Thursday, October 28, 2010

Dressing for success

"90% of life is just showing up" - Woody Allen

While I have always agreed with Woody's quote and even repeated the quote to my students on many occasions, yesterday taught me that maybe the sentiment is a little too simplistic.

First you have to get dressed.

Then, you may need to encourage yourself along the way. Possibly many times.

Yesterday was a murky day. I wasn't feeling great. I've been battling a nagging infection that just isn't responding to antibiotics and an annoying headache that seems to accompany it. No big deal but enough that my normal energy and enthusiasm were lacking. After spending the early morning in the studio, it was time to run some errands and go running.

I didn't feel like running. It was understandable. I had a good excuse. But, since I had errands to run anyway, I had the possibility of running on the Centennial Trail...even running my favorite route since one of my errands took me out that direction. So I told myself to dress for running. What if I was on the errand, all the way out near the trailhead, and was suddenly filled with the zest for running? If I wasn't dressed I'd be irritated with myself.

So I got dressed in my running clothes, filled my water bottle, stuffed Kleenex in my pocket, (didn't want to allow myself any excuses to not run), got my running dog ready to go and headed out. I took care of the errands first. On the final errand I told myself I still didn't feel like running.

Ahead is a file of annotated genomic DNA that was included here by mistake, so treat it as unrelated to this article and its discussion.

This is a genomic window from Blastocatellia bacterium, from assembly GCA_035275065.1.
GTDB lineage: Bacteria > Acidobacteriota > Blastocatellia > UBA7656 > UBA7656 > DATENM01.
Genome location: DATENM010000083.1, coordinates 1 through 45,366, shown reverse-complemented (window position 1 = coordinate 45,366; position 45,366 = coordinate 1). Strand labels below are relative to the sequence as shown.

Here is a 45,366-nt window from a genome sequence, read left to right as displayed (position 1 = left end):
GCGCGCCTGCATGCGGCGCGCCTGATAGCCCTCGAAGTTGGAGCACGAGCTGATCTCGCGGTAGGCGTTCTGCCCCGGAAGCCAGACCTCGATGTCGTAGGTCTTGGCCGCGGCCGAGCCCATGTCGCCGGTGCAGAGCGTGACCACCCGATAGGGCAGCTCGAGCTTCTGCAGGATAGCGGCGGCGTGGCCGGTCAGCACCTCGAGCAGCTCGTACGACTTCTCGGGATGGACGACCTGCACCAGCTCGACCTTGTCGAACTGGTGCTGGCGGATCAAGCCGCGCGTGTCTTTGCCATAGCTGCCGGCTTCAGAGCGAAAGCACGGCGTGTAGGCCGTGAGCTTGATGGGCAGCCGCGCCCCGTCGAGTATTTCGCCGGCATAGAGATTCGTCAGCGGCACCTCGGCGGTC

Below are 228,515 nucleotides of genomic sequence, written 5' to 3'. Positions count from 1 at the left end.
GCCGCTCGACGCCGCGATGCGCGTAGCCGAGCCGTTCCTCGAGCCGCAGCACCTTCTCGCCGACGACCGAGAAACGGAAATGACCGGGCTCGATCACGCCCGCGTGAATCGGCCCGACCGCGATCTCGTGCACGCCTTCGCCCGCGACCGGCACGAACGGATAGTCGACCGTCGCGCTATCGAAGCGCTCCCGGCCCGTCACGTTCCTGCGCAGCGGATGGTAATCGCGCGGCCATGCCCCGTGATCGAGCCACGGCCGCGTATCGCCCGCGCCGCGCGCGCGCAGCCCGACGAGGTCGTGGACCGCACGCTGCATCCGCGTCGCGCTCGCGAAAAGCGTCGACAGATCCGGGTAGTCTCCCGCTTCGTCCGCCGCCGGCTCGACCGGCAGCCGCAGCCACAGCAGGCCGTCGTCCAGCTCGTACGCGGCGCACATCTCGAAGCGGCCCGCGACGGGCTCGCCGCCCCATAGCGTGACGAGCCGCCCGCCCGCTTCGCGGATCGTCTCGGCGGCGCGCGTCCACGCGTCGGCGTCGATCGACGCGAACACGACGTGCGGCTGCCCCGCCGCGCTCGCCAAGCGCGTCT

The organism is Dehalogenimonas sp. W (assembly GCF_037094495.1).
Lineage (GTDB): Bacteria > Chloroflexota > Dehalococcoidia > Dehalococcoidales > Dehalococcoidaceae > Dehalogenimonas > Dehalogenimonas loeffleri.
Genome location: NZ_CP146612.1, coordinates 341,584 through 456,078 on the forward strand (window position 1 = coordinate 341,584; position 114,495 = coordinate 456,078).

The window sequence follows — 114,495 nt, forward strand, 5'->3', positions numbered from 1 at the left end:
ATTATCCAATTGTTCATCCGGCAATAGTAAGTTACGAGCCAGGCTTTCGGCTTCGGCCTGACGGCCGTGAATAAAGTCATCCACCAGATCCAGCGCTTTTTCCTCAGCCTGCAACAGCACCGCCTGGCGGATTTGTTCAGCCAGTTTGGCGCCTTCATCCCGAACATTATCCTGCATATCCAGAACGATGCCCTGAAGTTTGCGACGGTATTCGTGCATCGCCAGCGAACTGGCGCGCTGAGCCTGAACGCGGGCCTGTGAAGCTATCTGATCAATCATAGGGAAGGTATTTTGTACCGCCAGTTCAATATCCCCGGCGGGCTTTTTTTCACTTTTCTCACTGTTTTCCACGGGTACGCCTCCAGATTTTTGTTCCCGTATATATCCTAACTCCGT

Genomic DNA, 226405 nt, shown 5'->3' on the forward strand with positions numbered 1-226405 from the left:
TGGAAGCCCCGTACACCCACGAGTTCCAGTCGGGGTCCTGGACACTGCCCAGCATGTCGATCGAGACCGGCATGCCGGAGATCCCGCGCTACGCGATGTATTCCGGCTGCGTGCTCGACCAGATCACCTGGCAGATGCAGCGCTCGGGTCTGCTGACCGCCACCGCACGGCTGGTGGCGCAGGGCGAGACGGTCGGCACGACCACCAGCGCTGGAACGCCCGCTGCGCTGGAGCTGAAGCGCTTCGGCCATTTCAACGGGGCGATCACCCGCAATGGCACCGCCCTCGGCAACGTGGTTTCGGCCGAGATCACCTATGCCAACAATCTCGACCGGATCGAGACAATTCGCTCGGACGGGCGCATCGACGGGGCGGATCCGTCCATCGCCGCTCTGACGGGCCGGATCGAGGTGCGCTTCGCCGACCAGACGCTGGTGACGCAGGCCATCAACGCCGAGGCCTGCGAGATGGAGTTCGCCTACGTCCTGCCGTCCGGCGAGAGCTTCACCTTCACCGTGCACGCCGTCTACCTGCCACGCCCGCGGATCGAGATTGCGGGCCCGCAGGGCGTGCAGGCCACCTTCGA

But I was dressed! I was almost there! Sprecka expected it!

"OK", I tell myself, "We can just walk a bit".

Once there, I got the dog ready, locked the car and immediately regretted the whole thing. It was cold. I didn't have gloves. My hands were frozen.

"Just run to the next mile marker", I told myself, "Sprecka hasn't run for a week. She needs it".

I start running. I'm cold. My fingers hurt. It's incredibly deserted. Even with Sprecka, the wonder dog, I am uncomfortable with the feeling of isolation.

"Just run to the next mile marker", I tell myself.

We run to the next mile marker. "Let's run a little farther", I tell myself. We keep running. Two miles into the run, I notice my fingers feel warm, I see some people on the trail. We exchange greetings as we pass. I realize my pace is pretty good and I feel even better. By the time I reach 4 miles, I've done a personal best for the season.

I finally broke the 11 minute per mile barrier! OK, so it took me until October but who cares? It was a great run.

And I almost didn't go. Several times.

Gives a whole new context to the phrase "dressing for success".

I took some photos later of some unassuming weeds that I have great plans for. Here they are.


  1. Congratulations! A personal best is wonderful- anytime. And your run illustrates a wonderful ism- Big achievements often happen when we least expect them. Please keep running the Centennial Trail- I love the nature pictures.

  2. You are an inspiration, pal of mine.